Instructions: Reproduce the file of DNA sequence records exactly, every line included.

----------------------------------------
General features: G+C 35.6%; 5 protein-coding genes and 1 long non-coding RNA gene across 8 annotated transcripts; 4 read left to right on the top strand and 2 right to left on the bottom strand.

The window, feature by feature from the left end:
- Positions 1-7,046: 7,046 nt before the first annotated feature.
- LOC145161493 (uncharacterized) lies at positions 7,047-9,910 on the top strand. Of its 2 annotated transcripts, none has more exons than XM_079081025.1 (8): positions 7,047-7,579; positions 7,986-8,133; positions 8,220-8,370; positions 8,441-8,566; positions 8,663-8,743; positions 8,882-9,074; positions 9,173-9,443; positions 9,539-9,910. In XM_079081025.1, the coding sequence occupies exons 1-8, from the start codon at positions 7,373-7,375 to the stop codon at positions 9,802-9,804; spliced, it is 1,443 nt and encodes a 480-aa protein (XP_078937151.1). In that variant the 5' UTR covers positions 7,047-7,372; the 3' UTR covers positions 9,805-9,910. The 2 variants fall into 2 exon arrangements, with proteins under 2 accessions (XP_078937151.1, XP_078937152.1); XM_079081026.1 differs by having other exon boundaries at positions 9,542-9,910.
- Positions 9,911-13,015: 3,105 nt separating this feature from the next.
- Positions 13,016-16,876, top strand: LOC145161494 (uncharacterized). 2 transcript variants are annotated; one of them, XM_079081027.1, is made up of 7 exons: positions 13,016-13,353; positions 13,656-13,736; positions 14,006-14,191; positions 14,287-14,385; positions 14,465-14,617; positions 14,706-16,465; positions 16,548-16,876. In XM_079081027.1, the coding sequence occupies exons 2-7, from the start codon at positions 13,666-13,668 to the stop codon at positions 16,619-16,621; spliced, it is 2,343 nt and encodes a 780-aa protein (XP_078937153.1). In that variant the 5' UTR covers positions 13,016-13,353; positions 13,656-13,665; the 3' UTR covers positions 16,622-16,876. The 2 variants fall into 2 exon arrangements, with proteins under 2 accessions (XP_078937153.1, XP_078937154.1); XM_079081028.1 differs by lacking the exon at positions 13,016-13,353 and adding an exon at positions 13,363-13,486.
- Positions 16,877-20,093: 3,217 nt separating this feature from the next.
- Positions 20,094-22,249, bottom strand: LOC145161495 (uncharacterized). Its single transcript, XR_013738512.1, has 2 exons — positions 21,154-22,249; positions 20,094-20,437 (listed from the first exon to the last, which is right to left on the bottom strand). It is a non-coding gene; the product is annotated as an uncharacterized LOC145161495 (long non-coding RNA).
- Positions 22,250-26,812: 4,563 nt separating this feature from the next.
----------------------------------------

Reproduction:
General features: G+C 35.6%; 5 protein-coding genes and 1 long non-coding RNA gene across 8 annotated transcripts; 4 read left to right on the top strand and 2 right to left on the bottom strand.

The window, feature by feature from the left end:
- Positions 1-7,046: 7,046 nt before the first annotated feature.
- LOC145161493 (uncharacterized) lies at positions 7,047-9,910 on the top strand. Of its 2 annotated transcripts, none has more exons than XM_079081025.1 (8): positions 7,047-7,579; positions 7,986-8,133; positions 8,220-8,370; positions 8,441-8,566; positions 8,663-8,743; positions 8,882-9,074; positions 9,173-9,443; positions 9,539-9,910. In XM_079081025.1, the coding sequence occupies exons 1-8, from the start codon at positions 7,373-7,375 to the stop codon at positions 9,802-9,804; spliced, it is 1,443 nt and encodes a 480-aa protein (XP_078937151.1). In that variant the 5' UTR covers positions 7,047-7,372; the 3' UTR covers positions 9,805-9,910. The 2 variants fall into 2 exon arrangements, with proteins under 2 accessions (XP_078937151.1, XP_078937152.1); XM_079081026.1 differs by having other exon boundaries at positions 9,542-9,910.
- Positions 9,911-13,015: 3,105 nt separating this feature from the next.
- Positions 13,016-16,876, top strand: LOC145161494 (uncharacterized). 2 transcript variants are annotated; one of them, XM_079081027.1, is made up of 7 exons: positions 13,016-13,353; positions 13,656-13,736; positions 14,006-14,191; positions 14,287-14,385; positions 14,465-14,617; positions 14,706-16,465; positions 16,548-16,876. In XM_079081027.1, the coding sequence occupies exons 2-7, from the start codon at positions 13,666-13,668 to the stop codon at positions 16,619-16,621; spliced, it is 2,343 nt and encodes a 780-aa protein (XP_078937153.1). In that variant the 5' UTR covers positions 13,016-13,353; positions 13,656-13,665; the 3' UTR covers positions 16,622-16,876. The 2 variants fall into 2 exon arrangements, with proteins under 2 accessions (XP_078937153.1, XP_078937154.1); XM_079081028.1 differs by lacking the exon at positions 13,016-13,353 and adding an exon at positions 13,363-13,486.
- Positions 16,877-20,093: 3,217 nt separating this feature from the next.
- Positions 20,094-22,249, bottom strand: LOC145161495 (uncharacterized). Its single transcript, XR_013738512.1, has 2 exons — positions 21,154-22,249; positions 20,094-20,437 (listed from the first exon to the last, which is right to left on the bottom strand). It is a non-coding gene; the product is annotated as an uncharacterized LOC145161495 (long non-coding RNA).
- Positions 22,250-26,812: 4,563 nt separating this feature from the next.